Creef explained that this increase would return most districts to the original zoning ordinance dwelling densities adopted in 1975 and later lowered in 2003.
Accessory dwelling units
The Planning Board recommends permitting accessory dwelling units (ADUs) in 14 districts that currently allow duplex structures and making no change in the ADU size limitations in East Lake and Wanchese since those communities had specified that size limit when they developed their zoning maps. The current standard in Manns Harbor, which allows ADUs that are simply “subordinate in size” to the principal dwelling, would remain unchanged.
For all other areas, the Planning Board recommends limiting the size of ADUs to 50% of the floor area of the principal use structure, with a cap of 1,200 square feet.
While maintaining the current 50% lot coverage for ADUs in Wanchese, Manns Harbor and East Lake, the Planning Board recommends that other districts set a maximum ADU size of 1,200 square feet and 38% lot coverage.
Each ADU would also be required to have two 10’ x 20’ parking spaces, be constructed according to N.C. State building codes and Dare County floodplain management regulations, not include recreational vehicles, travel trailers or manufactured homes, and meet the principal dwelling setbacks and required building height of the applicable zoning district.
The Planning Board does not endorse the proposal from Outer Banks Home Builders Association Legislative Chair Duke Geraghty to extend allowing ADUs in more restrictive residential districts that currently only allow single family homes, since these districts typically have restrictive covenants limiting construction to one dwelling per lot. These districts also have a long-established expectation of maintaining single-family low density.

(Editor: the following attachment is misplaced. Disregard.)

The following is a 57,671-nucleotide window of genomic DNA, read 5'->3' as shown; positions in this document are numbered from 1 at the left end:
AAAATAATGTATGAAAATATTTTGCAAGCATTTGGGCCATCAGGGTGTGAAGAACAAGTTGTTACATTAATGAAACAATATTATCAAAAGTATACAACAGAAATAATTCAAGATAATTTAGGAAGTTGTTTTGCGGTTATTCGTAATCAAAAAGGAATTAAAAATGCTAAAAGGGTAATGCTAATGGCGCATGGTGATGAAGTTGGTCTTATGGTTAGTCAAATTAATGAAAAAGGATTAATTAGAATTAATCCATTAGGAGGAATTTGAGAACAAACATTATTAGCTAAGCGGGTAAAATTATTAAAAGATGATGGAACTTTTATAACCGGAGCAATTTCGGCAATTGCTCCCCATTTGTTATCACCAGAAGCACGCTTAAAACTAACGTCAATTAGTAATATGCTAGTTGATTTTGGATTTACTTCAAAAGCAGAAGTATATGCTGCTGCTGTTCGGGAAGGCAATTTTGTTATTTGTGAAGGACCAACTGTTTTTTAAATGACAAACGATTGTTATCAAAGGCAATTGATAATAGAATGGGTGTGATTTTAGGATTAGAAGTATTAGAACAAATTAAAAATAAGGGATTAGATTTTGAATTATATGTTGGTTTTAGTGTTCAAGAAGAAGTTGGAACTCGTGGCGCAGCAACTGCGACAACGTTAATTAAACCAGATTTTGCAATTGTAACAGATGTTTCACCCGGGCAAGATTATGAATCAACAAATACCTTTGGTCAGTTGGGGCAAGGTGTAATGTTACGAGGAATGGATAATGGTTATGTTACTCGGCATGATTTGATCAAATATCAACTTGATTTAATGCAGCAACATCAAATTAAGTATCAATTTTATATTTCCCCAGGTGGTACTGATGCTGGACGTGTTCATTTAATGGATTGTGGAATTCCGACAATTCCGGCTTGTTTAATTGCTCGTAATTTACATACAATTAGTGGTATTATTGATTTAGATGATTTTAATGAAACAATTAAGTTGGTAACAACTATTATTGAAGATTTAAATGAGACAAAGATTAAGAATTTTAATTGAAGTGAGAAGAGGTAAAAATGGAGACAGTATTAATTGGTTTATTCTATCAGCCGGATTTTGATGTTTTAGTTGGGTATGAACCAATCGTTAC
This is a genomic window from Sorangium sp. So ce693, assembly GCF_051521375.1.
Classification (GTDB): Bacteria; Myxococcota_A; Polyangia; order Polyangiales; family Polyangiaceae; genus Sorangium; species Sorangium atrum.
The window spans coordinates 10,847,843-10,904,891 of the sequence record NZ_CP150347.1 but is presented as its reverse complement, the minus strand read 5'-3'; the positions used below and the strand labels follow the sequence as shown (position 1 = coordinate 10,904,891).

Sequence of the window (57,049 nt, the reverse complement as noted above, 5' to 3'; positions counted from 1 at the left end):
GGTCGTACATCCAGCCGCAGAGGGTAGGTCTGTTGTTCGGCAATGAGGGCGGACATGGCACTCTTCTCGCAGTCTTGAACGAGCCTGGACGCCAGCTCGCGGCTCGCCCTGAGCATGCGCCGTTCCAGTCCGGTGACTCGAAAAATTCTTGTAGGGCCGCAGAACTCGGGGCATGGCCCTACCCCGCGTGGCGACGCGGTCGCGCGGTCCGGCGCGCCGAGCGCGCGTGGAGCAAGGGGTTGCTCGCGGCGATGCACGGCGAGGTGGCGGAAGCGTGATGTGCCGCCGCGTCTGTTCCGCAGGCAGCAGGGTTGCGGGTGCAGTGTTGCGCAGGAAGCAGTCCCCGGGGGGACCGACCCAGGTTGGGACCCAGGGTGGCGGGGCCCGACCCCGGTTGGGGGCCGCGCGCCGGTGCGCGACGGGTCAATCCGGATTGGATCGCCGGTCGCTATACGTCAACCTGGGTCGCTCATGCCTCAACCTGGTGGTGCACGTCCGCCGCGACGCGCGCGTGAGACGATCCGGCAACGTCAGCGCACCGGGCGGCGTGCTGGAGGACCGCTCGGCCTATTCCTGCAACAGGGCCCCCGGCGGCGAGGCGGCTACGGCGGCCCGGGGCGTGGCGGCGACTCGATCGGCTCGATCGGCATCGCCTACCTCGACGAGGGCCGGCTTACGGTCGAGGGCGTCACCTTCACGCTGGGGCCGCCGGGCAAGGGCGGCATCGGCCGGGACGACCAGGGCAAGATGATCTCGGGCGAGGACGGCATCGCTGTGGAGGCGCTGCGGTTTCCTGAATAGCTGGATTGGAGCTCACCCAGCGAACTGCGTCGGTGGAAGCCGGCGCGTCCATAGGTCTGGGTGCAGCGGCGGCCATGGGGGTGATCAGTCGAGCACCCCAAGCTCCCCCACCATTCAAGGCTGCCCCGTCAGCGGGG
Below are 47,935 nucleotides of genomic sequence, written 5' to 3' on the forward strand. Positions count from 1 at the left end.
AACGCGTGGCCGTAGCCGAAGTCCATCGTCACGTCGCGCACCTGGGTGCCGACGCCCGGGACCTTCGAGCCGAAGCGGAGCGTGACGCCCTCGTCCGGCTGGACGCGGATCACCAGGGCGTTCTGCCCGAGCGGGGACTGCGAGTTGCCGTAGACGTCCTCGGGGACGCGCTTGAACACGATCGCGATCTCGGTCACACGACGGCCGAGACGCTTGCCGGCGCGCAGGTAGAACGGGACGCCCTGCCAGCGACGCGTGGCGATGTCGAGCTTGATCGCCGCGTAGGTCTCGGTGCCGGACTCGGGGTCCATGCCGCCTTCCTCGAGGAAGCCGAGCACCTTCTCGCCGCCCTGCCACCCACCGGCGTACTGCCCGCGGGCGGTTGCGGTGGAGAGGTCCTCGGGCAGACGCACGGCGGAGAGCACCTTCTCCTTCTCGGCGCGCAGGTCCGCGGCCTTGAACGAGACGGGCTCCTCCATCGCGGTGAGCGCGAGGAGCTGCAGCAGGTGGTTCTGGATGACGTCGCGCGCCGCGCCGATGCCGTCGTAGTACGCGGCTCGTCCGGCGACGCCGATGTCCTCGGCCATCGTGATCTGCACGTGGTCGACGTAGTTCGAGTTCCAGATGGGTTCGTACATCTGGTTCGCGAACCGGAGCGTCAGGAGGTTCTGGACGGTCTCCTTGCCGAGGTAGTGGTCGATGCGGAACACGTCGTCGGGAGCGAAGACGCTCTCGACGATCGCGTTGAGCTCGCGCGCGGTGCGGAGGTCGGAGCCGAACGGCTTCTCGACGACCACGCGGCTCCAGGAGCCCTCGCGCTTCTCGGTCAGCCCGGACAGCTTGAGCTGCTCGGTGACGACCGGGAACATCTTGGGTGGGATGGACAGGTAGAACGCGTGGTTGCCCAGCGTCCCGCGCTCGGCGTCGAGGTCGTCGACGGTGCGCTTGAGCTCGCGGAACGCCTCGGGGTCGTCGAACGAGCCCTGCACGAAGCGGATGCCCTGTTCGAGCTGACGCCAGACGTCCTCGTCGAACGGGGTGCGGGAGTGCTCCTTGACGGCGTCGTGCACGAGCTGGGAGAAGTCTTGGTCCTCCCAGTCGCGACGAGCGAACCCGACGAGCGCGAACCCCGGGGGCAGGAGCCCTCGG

Cluster home developments
The Planning Board also endorses a fourth proposal to allow cluster family home developments. These are defined as the construction of more than one small home on a property and would be allowed in districts that currently allow group housing developments.
They would have different restrictions from those currently applying to group housing developments, including required year-round occupancy and limiting dwelling size to 1,200 square feet, with reduced setbacks.
A conditional use permit would have to be obtained, specifying that the owner agrees to all these requirements. This would also be recorded in the county’s Register of Deeds.
Asked by Board of Commissioners Vice Chair Wally Overman if the proposals will make “a significant difference in terms of what we’re trying to accomplish,” Creef answered: “I think so. I think anything we do is a step in the right direction.”
She then added that, after evaluating the zoning changes’ effectiveness, a possible next step would be to “see if we can’t expand this to other zoning districts.”